Inflation in May was 7.8%, the fastest rate of price increases since 1984.
The Central Statistics Office informed us that when inflation was measured back then, the "basket" of goods and services included black-and-white TVs, telegrams and vinyl LPs.
Another interesting nugget was the fact that petrol and diesel accounted for just over 6% of the basket back in 1984, while it now accounts for 3.71%.
In other words, we now spend proportionately less on fuel than we did in the '80s.
A small comfort now that you’re paying 26% more for your petrol compared to last year and 41.6% for diesel.
However, if mullets and Duran Duran are not your thing, you could choose to compare our current predicament to the 1970s.
That’s what the World Bank did this week when it raised the spectre of stagflation. That’s when inflation goes up and economies go into recession.
In a report, it warned about the particular threat facing emerging markets and developing economies.
The OECD added the stark warning of famine in those parts of the world which are especially dependent on grain supplies from Russian and Ukraine to its Economic Outlook.
Ireland’s inflation history saw rates peaking at an annual average of 21% in 1975 and again at just over 20% in 1981.
Both surges of inflation followed the first and second global oil shocks.
The year referenced this week, 1984, saw average inflation of 8.6%. The rate of inflation had halved within two years, but yes, you’ve guessed it, at the cost of a deep recession and everything that came with that in terms of emigration and absence of investment in public services.
For the moment, history doesn’t look like it’s repeating itself, but it is rhyming like the finest Spinal Tap.
The Irish economy bounced back spectacularly in the first three months of this year, growing by almost 11%, although the domestic economy contracted by 1%.
The ECB has pared back its growth forecasts but it’s still pencilling in robust growth across the euro area this year of 2.8%.
Unemployment is at historic lows and the European Central Bank has the mandate to bring inflation down.
This is in contrast to the 1970s when many governments across Europe believed they could ride through the inflationary cycle without taking steps like increasing interest rates to slow things down.
The other factor - and we don’t know the answer to this one yet - is what happens to wages.
I’m indebted to Dr Ciarán Casey for referencing on Twitter a fascinating study the CSO carried out on the history of the industrial wage in Ireland (The Average Industrial Wage and the Irish Economy).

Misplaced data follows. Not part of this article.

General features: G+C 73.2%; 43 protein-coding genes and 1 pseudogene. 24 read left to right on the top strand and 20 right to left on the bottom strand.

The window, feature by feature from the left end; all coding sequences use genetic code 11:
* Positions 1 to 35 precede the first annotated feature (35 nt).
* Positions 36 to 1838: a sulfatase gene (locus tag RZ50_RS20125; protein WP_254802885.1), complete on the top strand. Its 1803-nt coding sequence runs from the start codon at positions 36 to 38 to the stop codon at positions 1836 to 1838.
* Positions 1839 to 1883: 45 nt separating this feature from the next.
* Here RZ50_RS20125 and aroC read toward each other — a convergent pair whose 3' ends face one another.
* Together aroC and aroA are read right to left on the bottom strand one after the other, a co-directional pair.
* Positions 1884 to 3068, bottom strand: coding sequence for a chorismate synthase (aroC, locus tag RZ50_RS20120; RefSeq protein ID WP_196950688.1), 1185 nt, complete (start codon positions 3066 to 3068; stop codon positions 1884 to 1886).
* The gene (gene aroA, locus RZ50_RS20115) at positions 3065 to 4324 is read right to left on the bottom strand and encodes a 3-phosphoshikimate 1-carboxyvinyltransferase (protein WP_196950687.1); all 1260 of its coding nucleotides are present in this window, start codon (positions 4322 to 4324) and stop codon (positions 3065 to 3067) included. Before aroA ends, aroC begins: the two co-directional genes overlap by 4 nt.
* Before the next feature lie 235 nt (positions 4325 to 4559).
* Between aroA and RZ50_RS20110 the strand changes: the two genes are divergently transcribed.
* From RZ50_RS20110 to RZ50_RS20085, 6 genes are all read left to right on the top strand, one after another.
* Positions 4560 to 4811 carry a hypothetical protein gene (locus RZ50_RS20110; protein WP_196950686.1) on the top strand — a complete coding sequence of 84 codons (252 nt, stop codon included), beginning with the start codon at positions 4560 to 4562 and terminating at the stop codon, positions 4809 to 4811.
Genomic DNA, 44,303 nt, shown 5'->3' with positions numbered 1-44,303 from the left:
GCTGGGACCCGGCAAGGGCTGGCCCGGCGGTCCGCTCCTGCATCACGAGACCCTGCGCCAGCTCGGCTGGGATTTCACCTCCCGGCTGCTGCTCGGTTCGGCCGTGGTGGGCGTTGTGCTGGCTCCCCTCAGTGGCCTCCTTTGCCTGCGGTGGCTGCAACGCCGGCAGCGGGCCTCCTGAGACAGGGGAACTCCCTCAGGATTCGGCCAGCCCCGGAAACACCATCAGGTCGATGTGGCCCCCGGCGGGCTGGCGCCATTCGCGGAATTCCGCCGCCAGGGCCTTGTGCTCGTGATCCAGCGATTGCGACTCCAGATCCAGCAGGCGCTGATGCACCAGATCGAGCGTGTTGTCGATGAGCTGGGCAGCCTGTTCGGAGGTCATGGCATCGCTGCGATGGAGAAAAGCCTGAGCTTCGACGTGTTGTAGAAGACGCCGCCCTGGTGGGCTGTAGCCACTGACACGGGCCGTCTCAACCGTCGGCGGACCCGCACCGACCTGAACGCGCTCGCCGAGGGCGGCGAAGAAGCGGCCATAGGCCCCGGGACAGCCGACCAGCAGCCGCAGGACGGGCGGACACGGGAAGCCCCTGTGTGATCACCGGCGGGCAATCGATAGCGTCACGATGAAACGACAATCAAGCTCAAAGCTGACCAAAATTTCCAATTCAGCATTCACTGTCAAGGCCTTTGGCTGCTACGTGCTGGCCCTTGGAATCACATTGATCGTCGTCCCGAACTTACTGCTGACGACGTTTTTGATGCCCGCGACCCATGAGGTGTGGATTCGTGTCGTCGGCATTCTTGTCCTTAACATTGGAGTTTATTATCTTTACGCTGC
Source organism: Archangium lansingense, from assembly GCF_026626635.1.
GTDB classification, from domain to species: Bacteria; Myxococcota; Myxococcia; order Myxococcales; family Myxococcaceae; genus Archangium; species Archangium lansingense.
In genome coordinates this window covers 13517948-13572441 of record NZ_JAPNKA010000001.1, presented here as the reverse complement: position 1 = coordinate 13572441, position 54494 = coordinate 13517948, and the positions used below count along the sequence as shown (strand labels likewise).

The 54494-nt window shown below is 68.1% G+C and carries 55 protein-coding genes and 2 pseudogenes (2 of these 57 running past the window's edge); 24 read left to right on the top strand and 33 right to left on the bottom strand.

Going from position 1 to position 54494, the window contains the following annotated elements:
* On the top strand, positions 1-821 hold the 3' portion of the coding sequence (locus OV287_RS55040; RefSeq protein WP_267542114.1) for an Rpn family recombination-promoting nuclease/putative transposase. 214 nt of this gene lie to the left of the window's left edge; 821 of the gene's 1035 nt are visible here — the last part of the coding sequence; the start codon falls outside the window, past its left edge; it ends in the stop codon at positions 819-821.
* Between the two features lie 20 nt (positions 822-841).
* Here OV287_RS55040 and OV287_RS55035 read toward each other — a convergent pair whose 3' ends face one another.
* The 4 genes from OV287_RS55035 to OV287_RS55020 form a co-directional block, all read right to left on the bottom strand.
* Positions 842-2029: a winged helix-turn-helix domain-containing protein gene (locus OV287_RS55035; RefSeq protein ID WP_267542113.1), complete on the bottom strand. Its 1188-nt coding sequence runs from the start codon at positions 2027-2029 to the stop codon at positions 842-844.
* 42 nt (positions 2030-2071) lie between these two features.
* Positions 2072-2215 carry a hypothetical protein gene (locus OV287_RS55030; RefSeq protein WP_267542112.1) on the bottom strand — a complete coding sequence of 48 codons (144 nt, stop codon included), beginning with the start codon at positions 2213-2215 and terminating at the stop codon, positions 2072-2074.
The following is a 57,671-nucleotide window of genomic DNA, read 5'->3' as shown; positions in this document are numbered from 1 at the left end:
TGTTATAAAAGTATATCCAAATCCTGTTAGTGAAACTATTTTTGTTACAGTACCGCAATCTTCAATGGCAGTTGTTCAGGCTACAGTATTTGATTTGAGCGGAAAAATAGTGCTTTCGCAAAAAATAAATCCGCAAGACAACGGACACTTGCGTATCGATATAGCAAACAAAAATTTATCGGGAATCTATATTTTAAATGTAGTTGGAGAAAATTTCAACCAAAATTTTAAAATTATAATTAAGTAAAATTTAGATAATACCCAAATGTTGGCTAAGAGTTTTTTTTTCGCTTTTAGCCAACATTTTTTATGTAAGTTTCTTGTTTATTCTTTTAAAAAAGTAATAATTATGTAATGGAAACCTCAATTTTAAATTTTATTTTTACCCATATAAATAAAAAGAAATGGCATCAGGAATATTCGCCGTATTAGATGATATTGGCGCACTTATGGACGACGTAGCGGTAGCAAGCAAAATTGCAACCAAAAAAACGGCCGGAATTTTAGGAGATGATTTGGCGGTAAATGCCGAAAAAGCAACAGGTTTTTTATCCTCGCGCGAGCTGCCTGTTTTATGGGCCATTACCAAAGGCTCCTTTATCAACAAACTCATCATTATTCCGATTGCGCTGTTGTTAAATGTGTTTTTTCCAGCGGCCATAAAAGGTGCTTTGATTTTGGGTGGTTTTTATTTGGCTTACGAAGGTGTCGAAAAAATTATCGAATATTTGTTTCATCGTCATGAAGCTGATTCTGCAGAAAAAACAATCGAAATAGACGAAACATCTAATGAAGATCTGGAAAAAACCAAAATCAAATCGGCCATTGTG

It shows that in the 1970s nominal wages went up annually at an average rate of just over 18%. Even after inflation took its toll, real wages rose by an average of 4.8%, which is described as the biggest increase in purchasing power since records were compiled in the 1930’s.
The eventual hangover for this spectacular wage-price spiral was reaped in the recession of the 1980s when real wages only increased by 0.9%, which was the lowest ever annual rate of earnings growth.
Wages are already increasing across many private sector sectors in Ireland and negotiations on public sector pay are entering a new, more intense, phase next week. But they’re unlikely to settle on anything even close to what we saw in the 1970s.
The last wild card is the original match which sparked Europe’s inflation spiral: the war in Ukraine. The world found different ways since the oil shocks of the 1970s of circumventing and adapting to the impact of wars in the Middle East.
It changed its energy use too by adapting technology to be more fuel efficient. It’s hoped the green transition will deliver the same progress.
Russia’s invasion of Ukraine is different and not only because the spread of commodities affected by the war and the structural reliance of much of Europe on Russian gas.
ECB President Christine Lagarde made an interesting comment at the end of this week’s post-Governing Council press conference. In complimenting the head of the Dutch central bank, Klaas Knot, for hosting this month’s meeting, she said that "geography matters".
It certainly does when there’s a full-scale war on your doorstep.
That history is far from being written yet.